(A guest post by Dr. Peter Whitehouse, MD, PhD (Psychology) and MA (Bioethics), professor at Case Western Reserve University and a world renowned expert in the Alzheimer’s field. Dr. Whitehouse is author of the Myth of Alzheimer’s Disease and blogs about brain aging at Beyond the Myth.)

I have spent my life within the scientific, political, economic, and social institutions of the AD field-universities, hospitals, pharmaceutical companies-studying and treating human aging and disease. Now I am ready to challenge the power that the mainstream “Alzheimer’s disease” myth has over us, helping people see what I have seen and to think critically about the evolution in thought that has occurred over the past several decades, which has shaped the way we see our aging bodies and minds and the way we act towards them. I want to spread a story of brain aging that can be a starting point for helping us better cope with and prepare for the travails of cognitive decline.

For nearly twenty-five years, I have served as a trusted clinician and leader in the Alzheimer’s field, where I have helped international Alzheimer’s organizations and pharmaceutical companies shape the rules, guidelines, diagnostic categories, and accepted clinical approaches to Alzheimer’s disease. Discoveries that I made as a researcher at Johns Hopkins in the 1980s led to the development of the first drugs for Alzheimer’s, and I have since consulted for numerous pharmaceutical companies. My experiences and relationships with other colleagues have endowed me with some influence and power and have enabled me to become what the science community calls a “thought leader” (or KOL – “key opinion leader”)-one who guides our conventional thinking about a particular condition.

In the beginning of my career, at a time when no medicines had been approved specifically for Alzheimer’s and companies were unsure about how to proceed in drug development, the pharmaceutical industry reached out to me and listened to my thoughts and opinions about treating persons with memory challenges. Once drugs made their way to the market in the 1990s the relationship shifted. Rather than being interested in having my thoughts influence their views, it seemed as if industry wanted to change my mind and convince me that their drugs were worth giving to my patients. Drugs also changed the political scene. Alzheimer’s organizations seized upon the pharmacological movement and developed business plans that emphasized the anguish of aging and over-promised the possibility of achieving a cure.

This focus on biological, reductionist approaches to brain aging across our society has shifted the whole dynamic of the field away from caring for the aging patient and his family and towards drugs as the primary means of ensuring the quality of his life. Too often, aging patients and their families leave the doctor’s office with little more than a pill prescription (often encompassing several pills) and fear generated by the Alzheimer’s myth, knowing little about how to effectively care for the condition.

We must begin to transform our approach to brain aging. No longer can we safely assume that the march of progress in the “War against AD” is moving at the hoped for speed or direction; no longer can we maintain the mythical illusion that AD is a battle against a specific singular disease that we will eventually “win”; no longer can we keep looking at aging persons, however embattled, as somehow “diseased” and “other.” Defining brain aging as a disease and then trying to cure it is at its root unscientific and misguided.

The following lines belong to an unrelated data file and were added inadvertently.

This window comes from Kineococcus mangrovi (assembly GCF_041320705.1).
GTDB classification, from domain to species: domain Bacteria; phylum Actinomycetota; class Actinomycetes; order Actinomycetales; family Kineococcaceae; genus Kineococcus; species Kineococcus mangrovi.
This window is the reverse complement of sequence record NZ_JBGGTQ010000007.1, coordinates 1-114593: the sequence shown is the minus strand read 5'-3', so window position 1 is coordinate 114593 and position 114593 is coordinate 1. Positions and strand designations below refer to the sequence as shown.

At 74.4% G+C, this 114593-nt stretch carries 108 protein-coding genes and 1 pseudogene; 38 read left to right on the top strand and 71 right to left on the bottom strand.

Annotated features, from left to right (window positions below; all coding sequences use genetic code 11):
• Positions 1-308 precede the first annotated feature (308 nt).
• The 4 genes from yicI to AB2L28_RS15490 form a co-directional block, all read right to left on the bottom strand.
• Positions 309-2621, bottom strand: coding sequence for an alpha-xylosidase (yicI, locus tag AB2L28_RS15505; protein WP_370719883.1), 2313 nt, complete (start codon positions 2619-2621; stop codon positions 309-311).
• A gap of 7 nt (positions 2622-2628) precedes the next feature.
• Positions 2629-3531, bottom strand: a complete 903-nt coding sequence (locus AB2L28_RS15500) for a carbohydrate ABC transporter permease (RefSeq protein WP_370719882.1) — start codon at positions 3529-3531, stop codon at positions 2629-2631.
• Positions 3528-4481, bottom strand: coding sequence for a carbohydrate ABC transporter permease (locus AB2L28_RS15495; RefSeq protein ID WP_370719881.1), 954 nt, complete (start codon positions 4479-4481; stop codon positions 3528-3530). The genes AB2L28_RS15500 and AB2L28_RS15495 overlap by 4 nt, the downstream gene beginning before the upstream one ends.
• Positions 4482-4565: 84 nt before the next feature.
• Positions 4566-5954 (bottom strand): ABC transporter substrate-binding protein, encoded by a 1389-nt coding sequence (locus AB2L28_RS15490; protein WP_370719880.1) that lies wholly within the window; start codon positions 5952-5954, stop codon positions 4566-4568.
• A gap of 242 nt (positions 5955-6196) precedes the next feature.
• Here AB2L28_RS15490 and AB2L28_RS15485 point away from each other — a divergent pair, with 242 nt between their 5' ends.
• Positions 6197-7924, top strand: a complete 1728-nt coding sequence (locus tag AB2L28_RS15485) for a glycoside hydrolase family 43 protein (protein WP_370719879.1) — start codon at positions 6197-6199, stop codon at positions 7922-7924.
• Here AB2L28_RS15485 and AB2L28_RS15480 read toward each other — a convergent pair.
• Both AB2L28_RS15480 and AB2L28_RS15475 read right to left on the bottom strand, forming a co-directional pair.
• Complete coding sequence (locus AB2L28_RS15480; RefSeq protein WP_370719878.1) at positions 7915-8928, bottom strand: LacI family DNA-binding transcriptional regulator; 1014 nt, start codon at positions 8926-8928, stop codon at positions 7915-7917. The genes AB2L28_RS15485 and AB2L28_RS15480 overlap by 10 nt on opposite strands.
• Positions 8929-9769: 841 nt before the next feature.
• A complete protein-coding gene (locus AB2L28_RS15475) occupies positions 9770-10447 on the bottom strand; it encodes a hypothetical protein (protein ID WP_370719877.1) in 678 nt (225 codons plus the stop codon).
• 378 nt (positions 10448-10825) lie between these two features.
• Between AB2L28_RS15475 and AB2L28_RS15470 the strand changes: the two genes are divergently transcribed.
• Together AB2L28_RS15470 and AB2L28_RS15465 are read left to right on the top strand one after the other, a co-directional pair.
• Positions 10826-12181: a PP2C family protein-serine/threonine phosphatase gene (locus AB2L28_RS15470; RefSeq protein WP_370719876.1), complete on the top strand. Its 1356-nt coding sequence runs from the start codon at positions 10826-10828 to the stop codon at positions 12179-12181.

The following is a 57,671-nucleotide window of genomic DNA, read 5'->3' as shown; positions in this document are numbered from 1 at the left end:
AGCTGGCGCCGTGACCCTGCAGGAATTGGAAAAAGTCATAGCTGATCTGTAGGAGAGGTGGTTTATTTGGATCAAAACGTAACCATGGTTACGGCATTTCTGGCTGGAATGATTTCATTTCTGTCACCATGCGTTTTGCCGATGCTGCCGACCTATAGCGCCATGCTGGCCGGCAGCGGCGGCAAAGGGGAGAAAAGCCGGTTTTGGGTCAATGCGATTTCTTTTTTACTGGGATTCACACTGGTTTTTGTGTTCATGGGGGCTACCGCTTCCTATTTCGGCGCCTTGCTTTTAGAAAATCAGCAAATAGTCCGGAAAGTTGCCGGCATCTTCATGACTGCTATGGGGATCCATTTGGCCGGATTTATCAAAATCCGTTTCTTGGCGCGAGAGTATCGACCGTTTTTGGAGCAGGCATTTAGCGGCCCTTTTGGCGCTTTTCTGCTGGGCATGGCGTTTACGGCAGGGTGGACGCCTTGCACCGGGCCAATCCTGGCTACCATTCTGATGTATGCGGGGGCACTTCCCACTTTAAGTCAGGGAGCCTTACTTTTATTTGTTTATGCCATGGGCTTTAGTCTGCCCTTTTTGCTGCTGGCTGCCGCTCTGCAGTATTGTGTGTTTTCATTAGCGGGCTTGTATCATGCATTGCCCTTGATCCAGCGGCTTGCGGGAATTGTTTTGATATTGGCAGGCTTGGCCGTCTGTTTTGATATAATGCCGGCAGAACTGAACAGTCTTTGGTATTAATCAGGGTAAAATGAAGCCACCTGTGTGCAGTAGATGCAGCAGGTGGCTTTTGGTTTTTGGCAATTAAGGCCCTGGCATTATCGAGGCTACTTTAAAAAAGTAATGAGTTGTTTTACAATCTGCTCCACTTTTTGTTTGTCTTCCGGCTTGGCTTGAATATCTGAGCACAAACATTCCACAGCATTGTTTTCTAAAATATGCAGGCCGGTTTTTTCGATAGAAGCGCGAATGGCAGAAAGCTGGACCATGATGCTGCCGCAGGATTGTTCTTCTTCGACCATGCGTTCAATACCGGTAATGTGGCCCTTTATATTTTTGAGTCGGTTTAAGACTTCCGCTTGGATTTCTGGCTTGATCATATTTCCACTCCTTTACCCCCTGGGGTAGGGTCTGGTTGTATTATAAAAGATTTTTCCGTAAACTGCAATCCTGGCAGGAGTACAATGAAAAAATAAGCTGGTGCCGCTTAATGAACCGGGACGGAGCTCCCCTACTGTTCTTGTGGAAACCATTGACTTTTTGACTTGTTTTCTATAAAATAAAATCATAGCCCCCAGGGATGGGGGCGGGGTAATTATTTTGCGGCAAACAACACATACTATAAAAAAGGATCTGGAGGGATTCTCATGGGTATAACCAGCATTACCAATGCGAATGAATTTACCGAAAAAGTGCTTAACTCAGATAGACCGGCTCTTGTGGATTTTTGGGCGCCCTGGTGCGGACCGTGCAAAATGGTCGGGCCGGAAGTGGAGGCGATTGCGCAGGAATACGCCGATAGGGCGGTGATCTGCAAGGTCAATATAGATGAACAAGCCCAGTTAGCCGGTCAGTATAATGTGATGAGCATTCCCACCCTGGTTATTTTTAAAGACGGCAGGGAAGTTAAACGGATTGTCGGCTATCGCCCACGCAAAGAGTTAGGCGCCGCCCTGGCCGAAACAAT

Skepticism is at the heart of science; stories, the core of our humanity; and ethics central to our survival. History informs the possibilities for our future. The stories that currently dominate public discourse about “Alzheimer’s” reflect the limited scientific view that reductionistic genetic medicine can cure all ills. But AD is not one condition. Rather, it represents a plurality of biological, clinical and cultural phenomenology. It is also intimately related to brain aging. Bioethics is on the edge of becoming unethical as it has too often been co-opted by medicine and rarely steps up to encourage scientific and cultural skepticism about mythical stories that threaten our health in a world increasingly challenged by social injustice and global climate change. Creating rich intergenerational learning environments is one key to enhancing the chances that being sentient is not an evolutionary failure.

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STS/Bioethics Brownbag Talk

From Biomedical Research to Bioethical Critique: A Conversation with Peter Whitehouse on the Past and Future of Alzheimer’s, Brain Aging and Bioethics

Monday April 4th
12:30 – 1:45
Room 102 Old Botany
Penn State, University Park Campus

Peter Whitehouse, MD, PhD (Psychology) and MA (Bioethics), is a professor at Case Western Reserve University and a world renowned expert in the Alzheimer’s field. As a neuroscientist and geriatric neurologist in the 1980s, Dr. Whitehouse was at the forefront of research that led to the development of currently licensed drugs for dementia and became one of the most prominent experts on Alzheimer’s disease. But over the past decade, he has increasingly explored bioethics and narrative approaches to medicine and, with the publication of The Myth of Alzheimer’s with medical anthropologist Danny George, he has become perhaps the most recognized critic of the dominance of the biomedical model of Alzheimer’s disease and pharmacological approaches to treating dementia.

In this talk, Dr. Whitehouse will discuss his transition from a key opinion leader in the AD field to its leading critic, and reflect on the future of Alzheimer’s disease, bioethics and the medical humanities.

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